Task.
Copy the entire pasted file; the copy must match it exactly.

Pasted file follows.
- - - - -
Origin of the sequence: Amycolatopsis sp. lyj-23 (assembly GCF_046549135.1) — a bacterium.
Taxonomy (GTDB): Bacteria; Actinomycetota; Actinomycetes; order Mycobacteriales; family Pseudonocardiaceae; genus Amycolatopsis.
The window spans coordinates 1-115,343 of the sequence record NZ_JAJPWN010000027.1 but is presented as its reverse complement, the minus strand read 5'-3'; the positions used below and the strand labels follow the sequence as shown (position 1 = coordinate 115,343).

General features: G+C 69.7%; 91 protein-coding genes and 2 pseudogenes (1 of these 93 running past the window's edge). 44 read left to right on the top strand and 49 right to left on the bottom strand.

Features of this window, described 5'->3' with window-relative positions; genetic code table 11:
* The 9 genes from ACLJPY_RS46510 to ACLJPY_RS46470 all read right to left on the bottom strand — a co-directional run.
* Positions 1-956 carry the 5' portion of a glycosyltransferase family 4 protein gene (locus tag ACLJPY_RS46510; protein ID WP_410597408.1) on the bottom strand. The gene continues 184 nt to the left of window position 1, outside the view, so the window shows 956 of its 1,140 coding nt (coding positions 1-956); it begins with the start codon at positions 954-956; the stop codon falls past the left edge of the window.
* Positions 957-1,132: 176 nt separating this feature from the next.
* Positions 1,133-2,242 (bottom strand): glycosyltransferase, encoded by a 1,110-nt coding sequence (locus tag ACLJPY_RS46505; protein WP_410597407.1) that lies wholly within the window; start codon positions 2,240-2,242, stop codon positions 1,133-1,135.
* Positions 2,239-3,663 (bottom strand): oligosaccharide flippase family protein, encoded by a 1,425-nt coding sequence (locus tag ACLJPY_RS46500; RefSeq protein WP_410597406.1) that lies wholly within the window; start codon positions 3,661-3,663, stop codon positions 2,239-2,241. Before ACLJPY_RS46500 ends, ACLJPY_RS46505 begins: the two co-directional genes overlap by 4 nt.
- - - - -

Origin of the sequence: Amycolatopsis sp. lyj-23 (assembly GCF_046549135.1) — a bacterium.
Taxonomy (GTDB): Bacteria; Actinomycetota; Actinomycetes; order Mycobacteriales; family Pseudonocardiaceae; genus Amycolatopsis.
The window spans coordinates 1-115,343 of the sequence record NZ_JAJPWN010000027.1 but is presented as its reverse complement, the minus strand read 5'-3'; the positions used below and the strand labels follow the sequence as shown (position 1 = coordinate 115,343).

General features: G+C 69.7%; 91 protein-coding genes and 2 pseudogenes (1 of these 93 running past the window's edge). 44 read left to right on the top strand and 49 right to left on the bottom strand.

Features of this window, described 5'->3' with window-relative positions; genetic code table 11:
* The 9 genes from ACLJPY_RS46510 to ACLJPY_RS46470 all read right to left on the bottom strand — a co-directional run.
* Positions 1-956 carry the 5' portion of a glycosyltransferase family 4 protein gene (locus tag ACLJPY_RS46510; protein ID WP_410597408.1) on the bottom strand. The gene continues 184 nt to the left of window position 1, outside the view, so the window shows 956 of its 1,140 coding nt (coding positions 1-956); it begins with the start codon at positions 954-956; the stop codon falls past the left edge of the window.
* Positions 957-1,132: 176 nt separating this feature from the next.
* Positions 1,133-2,242 (bottom strand): glycosyltransferase, encoded by a 1,110-nt coding sequence (locus tag ACLJPY_RS46505; protein WP_410597407.1) that lies wholly within the window; start codon positions 2,240-2,242, stop codon positions 1,133-1,135.
* Positions 2,239-3,663 (bottom strand): oligosaccharide flippase family protein, encoded by a 1,425-nt coding sequence (locus tag ACLJPY_RS46500; RefSeq protein WP_410597406.1) that lies wholly within the window; start codon positions 3,661-3,663, stop codon positions 2,239-2,241. Before ACLJPY_RS46500 ends, ACLJPY_RS46505 begins: the two co-directional genes overlap by 4 nt.